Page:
How Long Does a Harassment Order Last in Massachusetts?

Woman looking at calendar on wall counting down the days until her Massachusetts Restraining Order expires.

In Massachusetts, a harassment prevention order typically lasts for up to one year but can be extended under certain circumstances. Extensions can be granted if the petitioner proves that harassment is likely to continue or that there’s a new incident of harassment. The duration may vary based on court discretion and the specifics of each case.

Understanding Harassment Prevention Orders in Massachusetts

Harassment can happen in various forms, from persistent unwelcome text messages to threats of physical violence. In Massachusetts, when such behavior crosses the line, a civil court order known as a Harassment Prevention Order can be issued. This is a legal tool designed to protect you from someone who causes you fear or harm, not limited to, but including, a household member or family member.

The Path to Obtaining a Harassment Prevention Order

Initiating a harassment prevention order begins at your local district court. You must complete an application form detailing the nature of the harassment—this may include evidence of malicious conduct, such as documented phone calls or text messages. The legal advice I provide will ensure your application captures all relevant details to substantiate your fear of imminent serious physical harm.

The Temporary Order and the 10-Day Hearing

In emergency situations, a temporary order, often referred to as an ex-parte order, is available. Ex-parte just means “one party”. That’s because you’ll be the only one testifying at that stage. You’ll have your ex-parte hearing the same day you file your paperwork.

This immediate protection is granted without the presence of your abuser/harasser and typically lasts until the 10-day hearing also known as the 2-party hearing. The police department will serve the Temporary Order on your abuser/harasser and they will be given notice that the 2-party hearing is scheduled.

At the 2-party hearing you’ll be able to explain to the judge why you want the Order. Be sure to bring any evidence and witnesses you want the judge to hear from. Your abuser/harasser will also have a chance to talk to the judge to explain why the Order shouldn’t be granted.

Emergency Orders

Emergency Orders serve as a swift protective measure, typically granted outside normal court hours.  If you are in immediate need of the court’s protection after hours, you should go to your local police station. There is a judge on call state-wide 24 hours a day. That judge can issue an Emergency Order which is valid until the close of the next business day. If you want to extend the Order, you have to go to court that next business day, file your paperwork and have your ex-parte hearing.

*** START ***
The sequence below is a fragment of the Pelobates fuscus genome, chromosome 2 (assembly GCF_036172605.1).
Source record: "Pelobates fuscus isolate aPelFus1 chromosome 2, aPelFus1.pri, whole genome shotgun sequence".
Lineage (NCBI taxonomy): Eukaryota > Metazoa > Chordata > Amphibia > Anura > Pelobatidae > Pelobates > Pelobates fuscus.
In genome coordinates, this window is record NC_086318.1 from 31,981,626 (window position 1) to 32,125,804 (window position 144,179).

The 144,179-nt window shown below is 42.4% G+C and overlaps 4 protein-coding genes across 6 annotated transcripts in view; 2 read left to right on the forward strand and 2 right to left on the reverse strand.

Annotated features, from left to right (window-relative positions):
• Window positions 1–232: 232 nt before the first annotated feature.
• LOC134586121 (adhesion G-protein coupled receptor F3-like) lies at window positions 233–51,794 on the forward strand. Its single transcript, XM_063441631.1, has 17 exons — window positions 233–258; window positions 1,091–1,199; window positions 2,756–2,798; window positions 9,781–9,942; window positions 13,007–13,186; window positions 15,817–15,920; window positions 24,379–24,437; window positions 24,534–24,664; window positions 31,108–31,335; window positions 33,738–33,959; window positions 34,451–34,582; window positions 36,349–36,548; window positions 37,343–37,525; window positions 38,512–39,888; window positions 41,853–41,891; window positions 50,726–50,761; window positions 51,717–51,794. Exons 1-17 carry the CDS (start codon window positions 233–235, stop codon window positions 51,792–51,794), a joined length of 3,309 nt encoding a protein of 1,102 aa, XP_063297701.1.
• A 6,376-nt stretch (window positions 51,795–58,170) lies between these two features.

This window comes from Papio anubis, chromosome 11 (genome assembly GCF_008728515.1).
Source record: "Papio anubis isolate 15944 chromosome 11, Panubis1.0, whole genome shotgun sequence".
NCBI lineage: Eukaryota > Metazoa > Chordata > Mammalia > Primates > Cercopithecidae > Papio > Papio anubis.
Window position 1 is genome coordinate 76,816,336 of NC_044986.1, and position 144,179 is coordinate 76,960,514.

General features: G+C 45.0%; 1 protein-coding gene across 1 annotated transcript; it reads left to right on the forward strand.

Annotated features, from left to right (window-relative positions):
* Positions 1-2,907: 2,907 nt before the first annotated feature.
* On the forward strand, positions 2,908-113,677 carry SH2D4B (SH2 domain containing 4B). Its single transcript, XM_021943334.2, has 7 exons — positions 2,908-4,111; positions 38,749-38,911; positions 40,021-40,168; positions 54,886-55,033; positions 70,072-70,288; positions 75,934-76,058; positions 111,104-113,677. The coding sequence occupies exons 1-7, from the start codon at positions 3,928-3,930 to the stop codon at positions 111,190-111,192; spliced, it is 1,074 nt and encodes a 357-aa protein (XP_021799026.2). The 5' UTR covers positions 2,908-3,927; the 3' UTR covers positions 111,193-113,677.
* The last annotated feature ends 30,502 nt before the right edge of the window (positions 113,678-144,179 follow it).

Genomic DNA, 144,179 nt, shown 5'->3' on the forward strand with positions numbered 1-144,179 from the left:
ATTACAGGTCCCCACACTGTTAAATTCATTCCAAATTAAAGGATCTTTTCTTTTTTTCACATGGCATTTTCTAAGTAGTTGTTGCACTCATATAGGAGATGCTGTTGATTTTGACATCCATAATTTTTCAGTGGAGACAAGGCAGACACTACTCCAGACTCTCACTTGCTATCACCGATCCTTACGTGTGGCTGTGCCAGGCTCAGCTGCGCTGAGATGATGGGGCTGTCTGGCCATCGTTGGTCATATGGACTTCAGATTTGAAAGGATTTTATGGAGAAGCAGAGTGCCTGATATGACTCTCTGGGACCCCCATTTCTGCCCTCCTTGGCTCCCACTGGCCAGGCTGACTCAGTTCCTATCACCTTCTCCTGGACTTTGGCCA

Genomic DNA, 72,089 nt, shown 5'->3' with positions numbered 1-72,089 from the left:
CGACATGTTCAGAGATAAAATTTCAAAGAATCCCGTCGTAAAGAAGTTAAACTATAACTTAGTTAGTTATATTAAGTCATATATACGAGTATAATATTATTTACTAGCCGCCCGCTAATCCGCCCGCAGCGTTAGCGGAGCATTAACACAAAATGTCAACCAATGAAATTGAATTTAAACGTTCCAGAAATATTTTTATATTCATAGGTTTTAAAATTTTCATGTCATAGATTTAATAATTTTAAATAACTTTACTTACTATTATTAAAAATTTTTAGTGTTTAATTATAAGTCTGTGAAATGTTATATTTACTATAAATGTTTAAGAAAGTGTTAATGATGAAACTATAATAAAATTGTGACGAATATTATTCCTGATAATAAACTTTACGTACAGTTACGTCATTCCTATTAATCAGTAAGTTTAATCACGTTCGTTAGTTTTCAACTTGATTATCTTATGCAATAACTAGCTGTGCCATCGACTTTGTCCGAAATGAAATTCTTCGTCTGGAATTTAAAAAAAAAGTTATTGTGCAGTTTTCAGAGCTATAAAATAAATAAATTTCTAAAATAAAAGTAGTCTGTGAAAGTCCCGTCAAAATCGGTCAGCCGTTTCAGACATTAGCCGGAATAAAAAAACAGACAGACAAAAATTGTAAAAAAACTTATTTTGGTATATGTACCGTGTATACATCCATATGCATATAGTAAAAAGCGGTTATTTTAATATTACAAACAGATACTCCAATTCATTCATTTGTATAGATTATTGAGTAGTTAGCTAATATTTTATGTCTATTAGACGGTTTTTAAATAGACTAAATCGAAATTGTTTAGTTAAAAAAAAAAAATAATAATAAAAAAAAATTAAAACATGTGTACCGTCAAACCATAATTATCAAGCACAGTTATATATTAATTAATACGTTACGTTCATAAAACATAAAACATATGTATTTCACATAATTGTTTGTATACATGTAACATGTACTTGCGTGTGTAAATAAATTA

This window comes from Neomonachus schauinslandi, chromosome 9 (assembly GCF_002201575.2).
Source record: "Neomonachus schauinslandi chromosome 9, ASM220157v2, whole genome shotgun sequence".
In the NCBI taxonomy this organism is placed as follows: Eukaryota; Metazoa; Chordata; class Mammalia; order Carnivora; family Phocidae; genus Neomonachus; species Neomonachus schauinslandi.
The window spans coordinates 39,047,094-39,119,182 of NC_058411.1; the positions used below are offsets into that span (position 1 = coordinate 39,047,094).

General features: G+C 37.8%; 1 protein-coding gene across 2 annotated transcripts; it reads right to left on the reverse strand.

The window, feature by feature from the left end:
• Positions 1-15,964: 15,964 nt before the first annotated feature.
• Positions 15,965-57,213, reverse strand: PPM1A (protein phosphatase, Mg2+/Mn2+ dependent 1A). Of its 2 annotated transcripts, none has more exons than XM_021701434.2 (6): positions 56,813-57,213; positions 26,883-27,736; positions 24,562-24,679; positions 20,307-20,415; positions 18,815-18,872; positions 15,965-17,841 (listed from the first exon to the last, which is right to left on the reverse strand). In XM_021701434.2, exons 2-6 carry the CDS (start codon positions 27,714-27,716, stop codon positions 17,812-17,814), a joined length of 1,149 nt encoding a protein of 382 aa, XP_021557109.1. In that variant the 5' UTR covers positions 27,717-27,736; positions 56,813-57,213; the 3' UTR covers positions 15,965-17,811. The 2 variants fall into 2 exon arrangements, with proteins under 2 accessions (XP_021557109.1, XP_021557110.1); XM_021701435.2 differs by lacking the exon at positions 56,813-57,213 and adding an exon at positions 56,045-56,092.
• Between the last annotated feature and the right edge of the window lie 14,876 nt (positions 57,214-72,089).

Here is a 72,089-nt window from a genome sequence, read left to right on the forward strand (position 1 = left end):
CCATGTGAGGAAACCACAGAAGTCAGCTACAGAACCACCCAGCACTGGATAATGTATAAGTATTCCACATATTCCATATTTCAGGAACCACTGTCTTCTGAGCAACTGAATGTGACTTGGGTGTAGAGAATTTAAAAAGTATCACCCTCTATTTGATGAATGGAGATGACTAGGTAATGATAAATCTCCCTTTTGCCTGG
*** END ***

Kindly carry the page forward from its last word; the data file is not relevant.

The Duration and Extension of Prevention Orders

Typically, if the judge is convinced you need an order for your protection after the 2-party hearing, they will extend your Order for one year. On the expiration date of your Order, if you want it extended again, you need to go back to court and ask for the extension.

The Extension Hearing

An extension hearing is where we argue why additional time is needed for your protection. We’ll prepare by gathering fresh evidence or documenting any new instances of harassment. The court takes such requests seriously, especially when there’s a concern about the potential for criminal charges against the harasser.

Responding to Harassment: Criminal Charges and
Legal Recourses

Should the individual you’re filing against react with further harassment or threats, it may lead to criminal charges. This underscores the seriousness of the situation and adds a layer of protection for you. It’s not just a matter of a civil order anymore; it’s a criminal case that can result in police department involvement.

Violations and Enforcement of Harassment Orders

Once in place, a harassment order demands strict compliance. Violations by the specific person named in the order can lead to criminal penalties. Those penalties include fines of up to $5,000 and a jail sentence up to 2 ½ years in the House of Corrections.

It’s essential to understand that any breach of the order—be it through direct contact or through social media sites—can have serious repercussions for the violator. In the event of such violations, you should contact the police immediately.

Help Getting a Restraining Order in Massachusetts

If you’d like help getting a Restraining Order without paying an expensive attorney, we can help. With our Legal Coaching we can walk you through every step to make sure you’re ready for your hearing. The first thing to do is see if you qualify for a Massachusetts Restraining Order. Click on the link below to see if you qualify for either type of Restraining Order.

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